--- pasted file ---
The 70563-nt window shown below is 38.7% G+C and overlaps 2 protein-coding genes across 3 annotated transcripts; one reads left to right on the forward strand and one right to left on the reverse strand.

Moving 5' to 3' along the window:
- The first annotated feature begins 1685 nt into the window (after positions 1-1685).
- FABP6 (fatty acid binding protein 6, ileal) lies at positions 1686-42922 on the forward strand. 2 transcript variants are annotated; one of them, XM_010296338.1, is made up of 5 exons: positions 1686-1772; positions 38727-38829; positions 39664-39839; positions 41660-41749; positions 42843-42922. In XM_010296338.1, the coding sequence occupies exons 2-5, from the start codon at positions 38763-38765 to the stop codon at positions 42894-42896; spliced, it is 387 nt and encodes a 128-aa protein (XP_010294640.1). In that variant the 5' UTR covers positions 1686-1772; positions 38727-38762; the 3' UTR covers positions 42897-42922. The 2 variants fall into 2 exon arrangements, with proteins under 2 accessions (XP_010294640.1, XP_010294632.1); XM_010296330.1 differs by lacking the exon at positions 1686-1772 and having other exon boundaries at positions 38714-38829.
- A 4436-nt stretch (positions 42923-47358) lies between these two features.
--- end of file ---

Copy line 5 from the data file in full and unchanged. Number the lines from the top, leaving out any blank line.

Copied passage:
- A 4436-nt stretch (positions 42923-47358) lies between these two features.